GOB!G Quote of the Day

Thursday, May 3, 2007

Best dressed Nigerians hated by South Africans

Yesterday at lunch time I went to chop off my guru-look hair (because wifey insisted). I had a hard time choosing the right barber as everytime I get a cut, these barbers seem to move my hairline back by some inches - they must wish I was bald. So I decided to not pay a fortune at a pro salon to chop off hair that in fact I wanted to keep. I went to a flea market behind Sunny Park Mall, Sunnyside, Pretoria.

My Nigerian girlfriend
The flea market is reminiscent of my village - a bunch of a clustered decent looking shacks, all in light blue. A Nigerian girl at a salon ushers me to what seemed like her friend. A tall, dark Nigerian man with a beaming smile. The guy to chop my hair for the next half an hour. Chatty dude. Asking all sorts of questions. It wasn't my first time visiting this Afro flea market - with everything African to on sale. But it was the first time, this visit, that I realised nearly all the business-tenants there were Nigerian, with the exception of some Zimbabweans.

Entreprising Nigerians, silverspoon-demanding South Africans
We had a conversation with my little sister about it on the way back to work. In our conversation, we just confirmed what I had been silently aware of for some time. That most Nigerians and Zimbabweans (or rather, foreigners in general) in South Africa work harder and are nicer than the typical lower class (and even middle class) South African. They tend to be more dedicated, more entrepreneurial and taking any job that is available to avoid sitting on their laurels waiting for gov to churn out jobs through ASGISA. This good spirit is without exception to the foreigners who are here only to scam my fellow country man, sell drugs, pimp young girls and more of such evils. But then again, somebody will say South Africans, on average do more evil, and that's unfortunately true).

The good, the bad and the ugly
In Sunnyside, more the Hillbrow of Pretoria, life is characterised by the concept of the 'melting pot'. All nations, the majority being Nigerians and just a few Zimbabweans (they crowd in Hillbrow - my sister tells me), behaviours and cultures start to interact in the good, the bad and the ugly. It is just emperical that when nations start to mix in a rapid way, some dichotomy comes forth: cultures start to understand each other as much as cultures clash and conflicts (immaterial mainly), like xenophobia raise their heads higher. And in Sunnyside, xenophobia is ripe.

Punishing the hard-working South Africans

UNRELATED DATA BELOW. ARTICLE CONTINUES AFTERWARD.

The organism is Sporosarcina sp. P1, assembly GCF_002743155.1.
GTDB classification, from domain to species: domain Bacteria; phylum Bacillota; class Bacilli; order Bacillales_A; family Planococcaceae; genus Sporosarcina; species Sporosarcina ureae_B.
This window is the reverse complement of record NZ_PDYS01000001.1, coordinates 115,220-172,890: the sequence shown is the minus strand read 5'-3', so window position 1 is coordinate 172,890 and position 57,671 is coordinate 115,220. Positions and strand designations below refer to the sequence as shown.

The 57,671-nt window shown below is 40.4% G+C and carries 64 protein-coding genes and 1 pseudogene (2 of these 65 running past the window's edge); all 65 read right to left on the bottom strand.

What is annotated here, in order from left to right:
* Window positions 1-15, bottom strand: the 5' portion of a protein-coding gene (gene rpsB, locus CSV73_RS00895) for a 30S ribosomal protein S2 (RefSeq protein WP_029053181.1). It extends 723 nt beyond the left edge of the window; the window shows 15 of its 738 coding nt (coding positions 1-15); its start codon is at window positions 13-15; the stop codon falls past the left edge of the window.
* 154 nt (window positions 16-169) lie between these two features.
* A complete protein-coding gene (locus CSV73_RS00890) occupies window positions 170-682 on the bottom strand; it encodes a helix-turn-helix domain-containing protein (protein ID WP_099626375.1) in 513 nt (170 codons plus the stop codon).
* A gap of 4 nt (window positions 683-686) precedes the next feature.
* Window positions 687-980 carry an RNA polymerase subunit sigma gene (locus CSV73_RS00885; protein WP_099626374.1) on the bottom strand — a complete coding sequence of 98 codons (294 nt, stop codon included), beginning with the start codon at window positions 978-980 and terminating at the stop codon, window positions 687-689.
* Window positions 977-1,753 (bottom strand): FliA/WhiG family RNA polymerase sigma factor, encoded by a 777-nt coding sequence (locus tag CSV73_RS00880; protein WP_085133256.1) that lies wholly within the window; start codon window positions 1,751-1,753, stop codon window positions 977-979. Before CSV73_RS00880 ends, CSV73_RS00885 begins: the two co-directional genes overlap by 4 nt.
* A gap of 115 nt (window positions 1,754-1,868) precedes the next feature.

In Sunnyside, by far, the best dressed (decent mannered) man are Nigerian - and I personally admire that. And I admire also, the fact that they seem to understand the concept of family or community very well, just like Indians and Pakistanis do (as evidenced by Chika Onyeani in Capitalist Nigger). But South Africans, and I'm talking black South Africans specifically, seem to detest each other. The turf for the detest is mainly material in nature. If you seem to have more than I do, then I suddenly don't like you, don't support you as a friend or family/relative, or I just punish you by denying you that of most importance in human cultures: friendship or even friendliness. And in Sunnyside, you can see the direct contrast of how other cultures live together or treat each other as opposed to how black South Africans look down on achievers - if not credit card swipers infested by long standing debts.

Kaleidoscope of cultures
My point, we can learn a lot from places that are melting pots of nations and kaleidoscope of cultures such as Sunnyside. Even if we reached it by chance whilst looking for a reliable barber. The xenophobia in that pot says a lot. Nigerians and Zimbabweans, like fellow South Africans, are African brothers and sisters. Hating them just says how much insecure we are about ourselves and our zeal for achievement through hard work and entreprising behaviours. Loathing them just says we loath anyone, regardless of nationality, who has better material display than we do. May be I'm saying this because I'm busy planning my first visit to my fatherland, Zimbabwe, where my grand father left in 1945 to start a nation in the village of Pankop.

That barber-man did such a great chop on my head that I will be motivated to go back, sit, and enjoy a great conversation whilst worrying less about losing my grown guru-look hair.

"Judge of a man by his questions, rather than by his answers." - Voltaire


Oluniyi David Ajao said...

I enjoyed reading your blog so much that I blogged about you here: http://www.davidajao.com/blog/2007/05/25/isreal-mlambo/

I have seen your pix on Flickr too. Nicey they are.

All the best, man.

Ishtar said...

Hi Izz!

Just wanted to say that your post has now been published in the Beautiful Africa Carnival.


Thank you for your contribution & good luck with creating new positive posts about Africa, which you hopefully will present at upcoming carnivals! The next one is schedules on the 18th of July.

Greetings from Niger,

loomnie said...

Followed a link to this post and I found it really nice. When you are a Nigerian living abroad nothing warms your mind more than to hear a few good things about Nigerians. Believe me, our reputation is so bad (I don't really know why) that one good word about Nigerians warms the heart.

All the best.

pamelastitch said...

Thank you!!


Izz said...

I enjoyed writing what mattered to my heart. Glad you enjoyed too as I did.